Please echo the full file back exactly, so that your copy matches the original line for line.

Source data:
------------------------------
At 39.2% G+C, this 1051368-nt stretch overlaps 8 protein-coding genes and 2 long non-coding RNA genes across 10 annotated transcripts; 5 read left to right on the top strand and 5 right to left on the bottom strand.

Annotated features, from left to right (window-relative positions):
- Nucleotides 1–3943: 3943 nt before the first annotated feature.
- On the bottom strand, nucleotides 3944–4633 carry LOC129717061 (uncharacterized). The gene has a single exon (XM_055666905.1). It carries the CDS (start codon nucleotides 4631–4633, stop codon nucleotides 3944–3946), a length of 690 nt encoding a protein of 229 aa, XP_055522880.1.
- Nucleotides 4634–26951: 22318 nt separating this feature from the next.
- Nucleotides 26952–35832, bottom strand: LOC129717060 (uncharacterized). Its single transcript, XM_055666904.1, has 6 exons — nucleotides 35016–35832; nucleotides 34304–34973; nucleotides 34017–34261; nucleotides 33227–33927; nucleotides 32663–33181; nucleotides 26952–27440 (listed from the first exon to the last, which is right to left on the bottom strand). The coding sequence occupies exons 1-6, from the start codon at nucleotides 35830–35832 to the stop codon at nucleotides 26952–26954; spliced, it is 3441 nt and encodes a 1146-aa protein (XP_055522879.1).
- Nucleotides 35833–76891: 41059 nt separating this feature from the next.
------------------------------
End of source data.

At 39.2% G+C, this 1051368-nt stretch overlaps 8 protein-coding genes and 2 long non-coding RNA genes across 10 annotated transcripts; 5 read left to right on the top strand and 5 right to left on the bottom strand.

Annotated features, from left to right (window-relative positions):
- Nucleotides 1–3943: 3943 nt before the first annotated feature.
- On the bottom strand, nucleotides 3944–4633 carry LOC129717061 (uncharacterized). The gene has a single exon (XM_055666905.1). It carries the CDS (start codon nucleotides 4631–4633, stop codon nucleotides 3944–3946), a length of 690 nt encoding a protein of 229 aa, XP_055522880.1.
- Nucleotides 4634–26951: 22318 nt separating this feature from the next.
- Nucleotides 26952–35832, bottom strand: LOC129717060 (uncharacterized). Its single transcript, XM_055666904.1, has 6 exons — nucleotides 35016–35832; nucleotides 34304–34973; nucleotides 34017–34261; nucleotides 33227–33927; nucleotides 32663–33181; nucleotides 26952–27440 (listed from the first exon to the last, which is right to left on the bottom strand). The coding sequence occupies exons 1-6, from the start codon at nucleotides 35830–35832 to the stop codon at nucleotides 26952–26954; spliced, it is 3441 nt and encodes a 1146-aa protein (XP_055522879.1).
- Nucleotides 35833–76891: 41059 nt separating this feature from the next.